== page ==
In that light, Grits has come to believe legislating this topic is premature. In two years, once the 5th Circuit has clarified the constitutional baseline, it will be possible to create legislative rules that implement it. But if legislators aren't going to address the core subjects at issue in the federal litigation, Grits fails to see the point of passing anything now.

Tuesday, April 02, 2019

Vetting police arguments against limiting Class-C misdemeanor arrests

In preparation for tomorrow's hearing on HB 482 (Thompson) limiting Class C misdemeanor arrests Texas House Homeland Security and Public Safety Committee, I just watched last session's hearing on Chairwoman Senfronia Thompson's similar bill, which passed out of that committee on a 7-1 vote.

A few thoughts:

First, on defining the problem: the ship has sailed on the idea that Class C misdemeanor arrests are rare or only used in extraordinary circumstances. They happen tens of thousands of times around the state every year. and are a significant contributor to local county jail costs. No need for that debate again. The problem is much bigger than even the most vocal critics estimated.

Second, nobody has "Spidey Sense": Almost all the police testimony involved war stories of times when an officer had no evidence of a crime but sensed something was wrong and arrested a serious criminal on a hunch. The problem is, nobody knows how many times officers guess wrong, and the likelihood is, it's a lot. After all, every time a defendant is booked on Class C charges, it means the officer was unsuccessful at finding evidence of anything more serious. And that happens tens of thousands of times per year.

In the comic books, Peter Parker may have a "Spidey Sense" that lets him detect danger. But police officers aren't superheroes who've been bitten by radioactive spiders. And they are constrained by legal doctrines like "probable cause" and "reasonable suspicion" that do not concern masked comic-book vigilantes.

Third, a police officer opposing the bill outlined a scenario where a suspect left a drug buy and police wanted to arrest them with the evidence, but chose to arrest them for a Class C misdemeanor traffic violation because they didn't want to "burn" their confidential informant.

Grits had so many questions on this one! So you're not going to mention the confidential  informant or the undercover drug operation in the arrest report, even though you're going to charge the person with drug possession? I am not a lawyer, but wasn't this officer in essence admitting to using Class C misdemeanor arrests to get around the Michael Morton Act and Brady v. Maryland? Nobody asked, but the whole scenario didn't sound kosher.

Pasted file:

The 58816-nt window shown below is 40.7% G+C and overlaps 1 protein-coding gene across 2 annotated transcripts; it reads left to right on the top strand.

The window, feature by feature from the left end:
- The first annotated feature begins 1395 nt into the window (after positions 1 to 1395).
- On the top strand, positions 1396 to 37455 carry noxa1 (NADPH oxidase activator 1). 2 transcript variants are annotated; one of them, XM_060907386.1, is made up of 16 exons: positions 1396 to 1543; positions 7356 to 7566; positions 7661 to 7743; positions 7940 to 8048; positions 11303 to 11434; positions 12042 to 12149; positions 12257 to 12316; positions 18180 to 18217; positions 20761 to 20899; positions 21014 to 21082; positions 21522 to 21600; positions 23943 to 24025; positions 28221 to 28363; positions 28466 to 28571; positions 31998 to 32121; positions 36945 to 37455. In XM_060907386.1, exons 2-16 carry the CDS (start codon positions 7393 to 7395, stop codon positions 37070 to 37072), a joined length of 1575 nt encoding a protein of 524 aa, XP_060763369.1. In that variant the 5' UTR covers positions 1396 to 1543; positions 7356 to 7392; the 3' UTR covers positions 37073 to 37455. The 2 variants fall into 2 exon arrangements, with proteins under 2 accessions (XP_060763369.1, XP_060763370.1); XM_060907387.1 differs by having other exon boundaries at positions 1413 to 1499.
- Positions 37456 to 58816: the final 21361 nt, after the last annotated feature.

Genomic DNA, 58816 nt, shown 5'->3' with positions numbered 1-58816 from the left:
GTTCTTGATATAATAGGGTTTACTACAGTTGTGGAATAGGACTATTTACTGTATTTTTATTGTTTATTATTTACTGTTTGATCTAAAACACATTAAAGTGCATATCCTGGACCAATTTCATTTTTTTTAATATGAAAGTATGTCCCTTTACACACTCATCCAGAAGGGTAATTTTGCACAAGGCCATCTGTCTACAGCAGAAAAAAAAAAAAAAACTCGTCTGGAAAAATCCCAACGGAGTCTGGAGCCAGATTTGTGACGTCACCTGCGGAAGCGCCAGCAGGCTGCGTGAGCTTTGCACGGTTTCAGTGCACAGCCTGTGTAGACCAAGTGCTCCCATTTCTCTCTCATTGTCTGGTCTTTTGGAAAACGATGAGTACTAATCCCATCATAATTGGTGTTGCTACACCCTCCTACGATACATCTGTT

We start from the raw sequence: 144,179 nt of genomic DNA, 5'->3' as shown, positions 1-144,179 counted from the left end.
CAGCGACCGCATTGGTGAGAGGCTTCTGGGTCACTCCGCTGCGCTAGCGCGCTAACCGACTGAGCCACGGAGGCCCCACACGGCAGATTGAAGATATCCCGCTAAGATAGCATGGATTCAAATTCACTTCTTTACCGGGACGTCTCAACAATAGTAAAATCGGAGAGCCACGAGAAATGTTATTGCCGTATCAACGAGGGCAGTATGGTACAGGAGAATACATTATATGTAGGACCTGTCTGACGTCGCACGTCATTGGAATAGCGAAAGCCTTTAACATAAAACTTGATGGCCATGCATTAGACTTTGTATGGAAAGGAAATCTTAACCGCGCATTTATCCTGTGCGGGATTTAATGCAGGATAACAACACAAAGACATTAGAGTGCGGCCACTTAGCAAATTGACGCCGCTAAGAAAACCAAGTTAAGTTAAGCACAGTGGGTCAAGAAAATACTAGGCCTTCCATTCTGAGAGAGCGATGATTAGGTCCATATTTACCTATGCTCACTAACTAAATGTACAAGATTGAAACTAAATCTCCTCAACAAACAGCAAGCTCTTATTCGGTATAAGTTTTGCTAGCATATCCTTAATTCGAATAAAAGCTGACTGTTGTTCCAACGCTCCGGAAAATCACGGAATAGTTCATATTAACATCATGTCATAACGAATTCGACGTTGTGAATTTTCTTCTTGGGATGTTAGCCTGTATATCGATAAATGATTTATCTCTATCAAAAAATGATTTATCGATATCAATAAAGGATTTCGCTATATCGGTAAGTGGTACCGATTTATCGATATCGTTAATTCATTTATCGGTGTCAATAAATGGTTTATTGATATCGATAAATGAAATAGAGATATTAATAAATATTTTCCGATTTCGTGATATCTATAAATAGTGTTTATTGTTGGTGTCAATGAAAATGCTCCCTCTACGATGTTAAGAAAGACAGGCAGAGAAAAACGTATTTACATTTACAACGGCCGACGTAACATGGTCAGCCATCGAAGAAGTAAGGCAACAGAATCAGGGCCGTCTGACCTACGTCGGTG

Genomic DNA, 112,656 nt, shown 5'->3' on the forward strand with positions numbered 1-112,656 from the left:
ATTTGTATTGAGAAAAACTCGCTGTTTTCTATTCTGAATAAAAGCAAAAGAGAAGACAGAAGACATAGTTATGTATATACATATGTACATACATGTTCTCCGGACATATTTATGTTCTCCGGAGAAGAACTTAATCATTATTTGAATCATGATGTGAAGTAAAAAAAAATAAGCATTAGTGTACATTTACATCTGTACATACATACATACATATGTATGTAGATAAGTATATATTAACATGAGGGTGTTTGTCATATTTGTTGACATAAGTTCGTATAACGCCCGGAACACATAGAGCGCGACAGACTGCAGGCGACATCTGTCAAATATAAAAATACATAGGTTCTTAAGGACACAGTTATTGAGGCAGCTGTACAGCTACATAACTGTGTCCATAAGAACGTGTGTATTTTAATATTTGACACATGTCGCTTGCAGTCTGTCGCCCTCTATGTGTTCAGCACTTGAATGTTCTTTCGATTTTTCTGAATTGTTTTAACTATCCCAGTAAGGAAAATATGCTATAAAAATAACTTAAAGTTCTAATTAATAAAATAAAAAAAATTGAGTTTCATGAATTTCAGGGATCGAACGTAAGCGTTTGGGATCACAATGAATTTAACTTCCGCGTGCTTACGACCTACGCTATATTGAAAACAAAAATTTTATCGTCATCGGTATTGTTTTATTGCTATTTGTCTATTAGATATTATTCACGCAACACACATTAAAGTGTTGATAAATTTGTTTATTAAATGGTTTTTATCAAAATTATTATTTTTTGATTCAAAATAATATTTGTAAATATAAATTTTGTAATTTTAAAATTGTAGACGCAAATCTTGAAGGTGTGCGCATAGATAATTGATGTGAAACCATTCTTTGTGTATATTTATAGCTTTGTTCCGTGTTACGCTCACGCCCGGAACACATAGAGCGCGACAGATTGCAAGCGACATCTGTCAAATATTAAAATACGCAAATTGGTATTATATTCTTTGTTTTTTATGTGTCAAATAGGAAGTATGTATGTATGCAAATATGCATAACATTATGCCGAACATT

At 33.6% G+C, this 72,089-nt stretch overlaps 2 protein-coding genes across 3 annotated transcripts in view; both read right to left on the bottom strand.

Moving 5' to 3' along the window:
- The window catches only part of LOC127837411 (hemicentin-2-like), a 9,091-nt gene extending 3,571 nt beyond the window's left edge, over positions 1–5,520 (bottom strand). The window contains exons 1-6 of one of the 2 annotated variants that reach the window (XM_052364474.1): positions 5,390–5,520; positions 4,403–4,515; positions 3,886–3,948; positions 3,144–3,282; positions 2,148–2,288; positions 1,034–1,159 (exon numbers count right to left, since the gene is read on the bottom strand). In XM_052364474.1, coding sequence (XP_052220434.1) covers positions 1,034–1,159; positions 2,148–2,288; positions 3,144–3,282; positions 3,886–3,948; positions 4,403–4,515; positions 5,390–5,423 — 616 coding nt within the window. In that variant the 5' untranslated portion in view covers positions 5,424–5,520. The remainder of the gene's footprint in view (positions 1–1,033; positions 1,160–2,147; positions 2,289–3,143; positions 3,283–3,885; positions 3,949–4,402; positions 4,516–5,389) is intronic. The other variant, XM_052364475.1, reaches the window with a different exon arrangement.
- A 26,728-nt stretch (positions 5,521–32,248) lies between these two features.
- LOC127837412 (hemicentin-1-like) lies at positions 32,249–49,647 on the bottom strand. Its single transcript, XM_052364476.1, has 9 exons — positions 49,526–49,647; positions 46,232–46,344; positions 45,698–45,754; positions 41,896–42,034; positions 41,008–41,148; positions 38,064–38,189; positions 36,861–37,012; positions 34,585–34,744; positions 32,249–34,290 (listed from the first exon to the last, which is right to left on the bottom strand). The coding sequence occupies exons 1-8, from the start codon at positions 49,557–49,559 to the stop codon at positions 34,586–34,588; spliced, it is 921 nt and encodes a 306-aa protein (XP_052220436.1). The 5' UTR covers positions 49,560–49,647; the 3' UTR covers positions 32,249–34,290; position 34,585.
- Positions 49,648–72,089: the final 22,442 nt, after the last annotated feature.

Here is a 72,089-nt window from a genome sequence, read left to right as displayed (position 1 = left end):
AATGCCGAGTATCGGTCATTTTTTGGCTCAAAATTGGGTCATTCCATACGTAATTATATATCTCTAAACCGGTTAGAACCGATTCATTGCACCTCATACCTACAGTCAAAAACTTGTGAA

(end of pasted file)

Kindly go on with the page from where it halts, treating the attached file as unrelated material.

Fourth, nearly everything specific that police named as a problem, like public intoxication or Class-C assault, are excepted in the committee substitute, which allows police to arrest for Class Cs if failing to do so would result in a continued breach of the peace.

Finally, the lobbyist for CLEAT repeated a phony re-imagining of the Timothy McVeigh story to argue against the bill. Grits has written about this before. McVeigh was arrested because he informed the Oklahoma state trooper who pulled him over that he was carrying an illegal handgun. That's what he was arrested for, not a fine-only traffic offense. The trooper has said so publicly many times.

None of that sounded too convincing, frankly, which I suppose is why the bill passed out of committee two years ago by a 7-1 margin, dying on the General State Calendar on the final day awaiting a House floor vote. Now that the legislation has returned with new life, having been endorsed by both state political party platforms after being stripped out of the Sandra Bland Act in 2017, here's hoping the committee looks favorably on Rep. Thompson's bill once again. It's time is now.

'Epidemic' of Class-C arrests poo-pooed in 2001 by SCOTUS now documented by new Appleseed report, racial-profiling data

"Data, data, data, I cannot make bricks without clay." - Sherlock Holmes

One of the frustrating aspects of debating the issue of Class C misdemeanors in Texas has been a general lack of information about how often people are arrested for these low-level infractions. When legislation to limit such arrests was heard in 2017, law enforcement claimed Class-C arrests almost never happened and were nothing to worry about. "Move along," we were told, "nothing to see here."

Except that was patently false: Now we know Class C arrests are common as dirt. They occur all the time, every day, all over the state.

Texas Appleseed just published Exhibit One for that contention: "An Analysis of Jail Bookings: How Texas counties could save millions of dollars by safely diverting people from jail." (See also the appendices.) This new report is based on an analysis of jail booking data from 12 of the state's 25 largest counties, and includes a number of new analyses and data points that weren't previously available. Among their findings, most jail bookings are for misdemeanors, not felonies. Here are the most common charges that result in jail bookings, according to Appleseed's research:
  • DWI
  • Pot possession
  • Felony drug possession
  • Misdemeanor theft
  • Assault/Family violence
  • Class C misdemeanor traffic violations